In this article we will take up an actual case from the Indian market and try to understand the application of principles of marketing.
In the early nineties, ice cream was the largest packaged food category in India and accounted for 80% of the total packed food volume. There was a sheer dominance of the unorganized sector, accounting for almost 60% of the market. The organized segment was growing at around 14% with Kwality (a local Indian brand) being the only player with national importance.
The market dynamics changed in 1995 when HUL (Hindustan Unilever Ltd.) acquired all major ice cream brands in India and integrated them into a single brand- Kwality Walls, which thus became the market leader in the branded ice cream segment. Kwality Walls truly became a brand to reckon with and enjoyed not just a good market position, but also an aspirational imagery to match.
GCMMF (Gujarat Co-operative Milk Marketing Federation), the owner of brand ‘Amul’, reacted to this and thought of entering the branded ice cream sector.
Before entering the market with an ice cream brand, GCMMF carried out an extensive market research, which revealed the following:
- Ice-cream, being essentially a western concept, was not very popular in the traditional Indian market conditions. The key reason for this was the perception of ice cream as a premium product, only for the elite.
- The consumption statistics supported this fact- in the 1990s the per capita annual consumption of ice-cream in India was 106 ml, whereas in the US this figure was 22000 ml.
- There was no space in the market . On one side was the organized sector dominated by the presence of national players like Kwality Walls and Vadilal. On the other hand there was a huge unorganized sector dominated by local players with their own advantages of pricing and distribution.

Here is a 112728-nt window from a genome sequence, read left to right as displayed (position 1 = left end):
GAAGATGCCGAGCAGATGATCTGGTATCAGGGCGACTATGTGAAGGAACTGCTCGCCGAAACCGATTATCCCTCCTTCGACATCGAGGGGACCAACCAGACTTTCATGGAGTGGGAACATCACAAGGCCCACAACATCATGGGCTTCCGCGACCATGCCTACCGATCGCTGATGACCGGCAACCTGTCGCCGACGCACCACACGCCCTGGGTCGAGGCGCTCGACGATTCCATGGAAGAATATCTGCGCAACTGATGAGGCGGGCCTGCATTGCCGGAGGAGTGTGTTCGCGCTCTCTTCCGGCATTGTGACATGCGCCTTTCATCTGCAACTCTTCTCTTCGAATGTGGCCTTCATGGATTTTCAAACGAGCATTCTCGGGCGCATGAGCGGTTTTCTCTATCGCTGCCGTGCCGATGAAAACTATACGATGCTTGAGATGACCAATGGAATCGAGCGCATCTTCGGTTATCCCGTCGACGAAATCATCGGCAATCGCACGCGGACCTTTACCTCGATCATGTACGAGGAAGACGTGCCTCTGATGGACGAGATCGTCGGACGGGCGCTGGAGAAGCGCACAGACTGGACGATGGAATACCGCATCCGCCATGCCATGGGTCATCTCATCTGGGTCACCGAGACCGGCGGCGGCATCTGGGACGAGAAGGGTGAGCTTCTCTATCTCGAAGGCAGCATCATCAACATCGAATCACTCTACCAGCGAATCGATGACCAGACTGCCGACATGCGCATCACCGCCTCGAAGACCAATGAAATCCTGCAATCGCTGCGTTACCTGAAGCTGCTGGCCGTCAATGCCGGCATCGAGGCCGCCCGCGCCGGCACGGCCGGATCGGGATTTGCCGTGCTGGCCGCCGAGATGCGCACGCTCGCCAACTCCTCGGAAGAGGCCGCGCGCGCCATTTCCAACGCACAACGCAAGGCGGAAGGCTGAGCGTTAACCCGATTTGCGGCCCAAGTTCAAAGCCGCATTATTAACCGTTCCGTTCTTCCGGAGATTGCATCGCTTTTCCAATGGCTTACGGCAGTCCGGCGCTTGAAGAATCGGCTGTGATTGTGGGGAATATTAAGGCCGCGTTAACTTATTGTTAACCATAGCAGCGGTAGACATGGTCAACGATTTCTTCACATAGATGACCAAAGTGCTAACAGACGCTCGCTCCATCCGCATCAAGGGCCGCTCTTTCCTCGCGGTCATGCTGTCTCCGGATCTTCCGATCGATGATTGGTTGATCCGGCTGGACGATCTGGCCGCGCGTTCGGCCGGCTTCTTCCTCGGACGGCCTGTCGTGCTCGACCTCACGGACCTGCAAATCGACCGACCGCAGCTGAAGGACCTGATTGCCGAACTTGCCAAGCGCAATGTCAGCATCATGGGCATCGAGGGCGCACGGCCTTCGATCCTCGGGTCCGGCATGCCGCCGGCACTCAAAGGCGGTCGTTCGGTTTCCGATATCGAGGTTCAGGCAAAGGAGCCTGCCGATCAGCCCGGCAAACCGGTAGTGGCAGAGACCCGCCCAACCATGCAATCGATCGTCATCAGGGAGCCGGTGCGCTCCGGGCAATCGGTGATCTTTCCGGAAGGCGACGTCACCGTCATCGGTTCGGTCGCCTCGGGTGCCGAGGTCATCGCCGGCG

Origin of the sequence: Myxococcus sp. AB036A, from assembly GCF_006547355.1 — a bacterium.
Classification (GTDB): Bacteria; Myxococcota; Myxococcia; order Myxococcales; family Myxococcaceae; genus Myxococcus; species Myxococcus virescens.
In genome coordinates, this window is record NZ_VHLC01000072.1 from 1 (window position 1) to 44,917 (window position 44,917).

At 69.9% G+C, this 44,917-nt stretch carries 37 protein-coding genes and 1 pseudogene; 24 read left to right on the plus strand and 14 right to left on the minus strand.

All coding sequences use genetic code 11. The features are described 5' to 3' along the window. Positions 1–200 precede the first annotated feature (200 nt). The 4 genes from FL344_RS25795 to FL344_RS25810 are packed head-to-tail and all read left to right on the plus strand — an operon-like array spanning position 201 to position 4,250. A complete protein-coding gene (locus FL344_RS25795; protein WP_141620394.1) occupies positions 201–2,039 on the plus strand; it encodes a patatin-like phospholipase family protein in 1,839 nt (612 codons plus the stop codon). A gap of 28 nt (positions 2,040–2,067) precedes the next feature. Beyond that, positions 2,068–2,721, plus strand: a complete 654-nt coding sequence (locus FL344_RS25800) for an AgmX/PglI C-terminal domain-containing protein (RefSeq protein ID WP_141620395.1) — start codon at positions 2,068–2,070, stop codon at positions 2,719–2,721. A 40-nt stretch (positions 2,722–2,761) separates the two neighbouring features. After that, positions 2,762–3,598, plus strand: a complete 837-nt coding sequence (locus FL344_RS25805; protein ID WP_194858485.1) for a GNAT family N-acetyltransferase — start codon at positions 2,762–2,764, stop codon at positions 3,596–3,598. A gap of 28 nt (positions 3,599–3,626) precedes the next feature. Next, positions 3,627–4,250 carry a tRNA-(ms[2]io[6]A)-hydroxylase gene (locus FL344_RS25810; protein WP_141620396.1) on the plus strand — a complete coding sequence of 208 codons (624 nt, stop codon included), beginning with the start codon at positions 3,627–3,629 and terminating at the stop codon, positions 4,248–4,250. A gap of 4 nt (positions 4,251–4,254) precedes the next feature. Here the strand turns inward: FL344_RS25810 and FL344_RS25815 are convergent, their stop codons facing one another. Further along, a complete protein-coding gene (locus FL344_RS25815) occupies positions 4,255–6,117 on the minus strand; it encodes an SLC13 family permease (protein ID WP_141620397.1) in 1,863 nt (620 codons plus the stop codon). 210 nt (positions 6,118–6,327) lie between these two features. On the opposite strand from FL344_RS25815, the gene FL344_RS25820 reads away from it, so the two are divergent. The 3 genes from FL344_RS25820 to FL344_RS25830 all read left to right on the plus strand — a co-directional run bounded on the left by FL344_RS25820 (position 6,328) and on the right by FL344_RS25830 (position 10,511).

- Ice-cream being a perishable product required deep- freezing storage facilities. Competition (HUL) had branded ice cream parlours with such facilities.
- Kwality Walls was not made from milk. Instead, it was made from saturated vegetable fats and therefore, it did not classify as an ice cream but as a frozen dessert.
- Amul was the flagship brand for a variety of dairy products marketed by the GCMMF.
- GCMMF was based in West but had a good national presence.
- ‘Amul’ had an established legacy in milk and milk based products.
- Though ‘Amul’ was a well known brand for products like milk and butter, it was new to the ice cream segment, which was a more evolved category.
- It had the disadvantage of being a late entrant in a pretty complex market.
- Distribution was a key competitive strength that the competitors enjoyed.
‘Amul’ believed that to become a leader it was critical to change the paradigm of how ice cream was marketed and how consumers saw ice cream and for this it had to manage the marketing mix well. The following steps were taken in this direction:
- Price :Amul ice-cream was launched at a price 30% less than that of Kwality Walls.
- Place :Amul initiated a unique campaign - HamaraApna Deep Freezer- where they invited potential distributors to either pay 40% down payment and own a deep-freezer, or pay the entire amount in equated monthly instalments over 5 years. However the condition was that only Amul brands would be stocked in these deep freezers.
- Product :Amul introduced 14 colourful variants of the core brand and created excitement among the youth.
- Amul introduced its ice-cream brand with the tagline- Real Milk, Real Ice-cream.
- Amul positioned its ice-cream as a fun alternative to milk while communicating the ‘Real Milk Real Ice-cream’ benefit. Further, the promotional campaigns were targeted towards children and youngsters with the message ‘Chalochalochalo, real milk real ice-cream haijahan’.
Amul ice-cream was initially launched in its home market- Gujarat in 1996. After three years of a strong presence in Gujarat it was rolled out nationally. By 2001, it beat Kwality Walls to become the market leader in the branded ice cream segment with a 40% market share as compared with Kwality Wall’s 10%. This was possible because of its acute marketing strategy which was strategically centred around the various components of marketing mix.